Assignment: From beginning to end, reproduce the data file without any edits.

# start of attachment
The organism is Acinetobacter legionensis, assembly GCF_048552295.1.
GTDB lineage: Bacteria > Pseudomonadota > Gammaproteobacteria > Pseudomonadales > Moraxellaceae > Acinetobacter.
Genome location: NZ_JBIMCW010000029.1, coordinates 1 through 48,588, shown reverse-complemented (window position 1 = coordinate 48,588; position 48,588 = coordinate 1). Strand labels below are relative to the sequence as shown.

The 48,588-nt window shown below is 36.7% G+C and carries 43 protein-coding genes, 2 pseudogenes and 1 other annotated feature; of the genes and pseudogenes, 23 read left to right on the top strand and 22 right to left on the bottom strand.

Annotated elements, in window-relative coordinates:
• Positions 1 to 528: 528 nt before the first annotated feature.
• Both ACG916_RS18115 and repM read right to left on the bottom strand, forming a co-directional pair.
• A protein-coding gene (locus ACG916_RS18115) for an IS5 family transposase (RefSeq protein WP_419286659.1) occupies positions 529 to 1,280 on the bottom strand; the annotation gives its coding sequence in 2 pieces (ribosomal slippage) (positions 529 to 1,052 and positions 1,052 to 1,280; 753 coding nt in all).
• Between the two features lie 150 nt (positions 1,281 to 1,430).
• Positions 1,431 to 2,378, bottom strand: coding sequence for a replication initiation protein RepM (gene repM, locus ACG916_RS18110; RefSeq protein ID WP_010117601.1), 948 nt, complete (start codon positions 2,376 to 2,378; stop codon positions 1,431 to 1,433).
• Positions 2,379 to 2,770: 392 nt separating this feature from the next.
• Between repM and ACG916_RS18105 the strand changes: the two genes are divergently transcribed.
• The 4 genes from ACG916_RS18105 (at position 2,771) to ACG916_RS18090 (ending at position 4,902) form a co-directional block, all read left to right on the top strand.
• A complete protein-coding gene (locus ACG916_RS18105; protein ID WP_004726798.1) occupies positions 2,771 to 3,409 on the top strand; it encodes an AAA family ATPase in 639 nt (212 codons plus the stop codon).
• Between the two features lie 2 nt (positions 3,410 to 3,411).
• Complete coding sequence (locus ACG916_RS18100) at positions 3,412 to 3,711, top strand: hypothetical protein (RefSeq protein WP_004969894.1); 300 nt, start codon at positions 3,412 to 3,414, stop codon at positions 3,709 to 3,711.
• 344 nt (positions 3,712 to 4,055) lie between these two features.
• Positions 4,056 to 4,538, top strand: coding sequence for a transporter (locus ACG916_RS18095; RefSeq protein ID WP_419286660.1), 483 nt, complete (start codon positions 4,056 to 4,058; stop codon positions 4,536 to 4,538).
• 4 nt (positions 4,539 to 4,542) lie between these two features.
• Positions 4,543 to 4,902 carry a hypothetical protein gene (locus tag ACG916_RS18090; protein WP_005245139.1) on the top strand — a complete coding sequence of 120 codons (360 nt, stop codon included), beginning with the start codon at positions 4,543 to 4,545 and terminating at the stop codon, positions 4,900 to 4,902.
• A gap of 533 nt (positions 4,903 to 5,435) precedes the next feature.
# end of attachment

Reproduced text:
The organism is Acinetobacter legionensis, assembly GCF_048552295.1.
GTDB lineage: Bacteria > Pseudomonadota > Gammaproteobacteria > Pseudomonadales > Moraxellaceae > Acinetobacter.
Genome location: NZ_JBIMCW010000029.1, coordinates 1 through 48,588, shown reverse-complemented (window position 1 = coordinate 48,588; position 48,588 = coordinate 1). Strand labels below are relative to the sequence as shown.

The 48,588-nt window shown below is 36.7% G+C and carries 43 protein-coding genes, 2 pseudogenes and 1 other annotated feature; of the genes and pseudogenes, 23 read left to right on the top strand and 22 right to left on the bottom strand.

Annotated elements, in window-relative coordinates:
• Positions 1 to 528: 528 nt before the first annotated feature.
• Both ACG916_RS18115 and repM read right to left on the bottom strand, forming a co-directional pair.
• A protein-coding gene (locus ACG916_RS18115) for an IS5 family transposase (RefSeq protein WP_419286659.1) occupies positions 529 to 1,280 on the bottom strand; the annotation gives its coding sequence in 2 pieces (ribosomal slippage) (positions 529 to 1,052 and positions 1,052 to 1,280; 753 coding nt in all).
• Between the two features lie 150 nt (positions 1,281 to 1,430).
• Positions 1,431 to 2,378, bottom strand: coding sequence for a replication initiation protein RepM (gene repM, locus ACG916_RS18110; RefSeq protein ID WP_010117601.1), 948 nt, complete (start codon positions 2,376 to 2,378; stop codon positions 1,431 to 1,433).
• Positions 2,379 to 2,770: 392 nt separating this feature from the next.
• Between repM and ACG916_RS18105 the strand changes: the two genes are divergently transcribed.
• The 4 genes from ACG916_RS18105 (at position 2,771) to ACG916_RS18090 (ending at position 4,902) form a co-directional block, all read left to right on the top strand.
• A complete protein-coding gene (locus ACG916_RS18105; protein ID WP_004726798.1) occupies positions 2,771 to 3,409 on the top strand; it encodes an AAA family ATPase in 639 nt (212 codons plus the stop codon).
• Between the two features lie 2 nt (positions 3,410 to 3,411).
• Complete coding sequence (locus ACG916_RS18100) at positions 3,412 to 3,711, top strand: hypothetical protein (RefSeq protein WP_004969894.1); 300 nt, start codon at positions 3,412 to 3,414, stop codon at positions 3,709 to 3,711.
• 344 nt (positions 3,712 to 4,055) lie between these two features.
• Positions 4,056 to 4,538, top strand: coding sequence for a transporter (locus ACG916_RS18095; RefSeq protein ID WP_419286660.1), 483 nt, complete (start codon positions 4,056 to 4,058; stop codon positions 4,536 to 4,538).
• 4 nt (positions 4,539 to 4,542) lie between these two features.
• Positions 4,543 to 4,902 carry a hypothetical protein gene (locus tag ACG916_RS18090; protein WP_005245139.1) on the top strand — a complete coding sequence of 120 codons (360 nt, stop codon included), beginning with the start codon at positions 4,543 to 4,545 and terminating at the stop codon, positions 4,900 to 4,902.
• A gap of 533 nt (positions 4,903 to 5,435) precedes the next feature.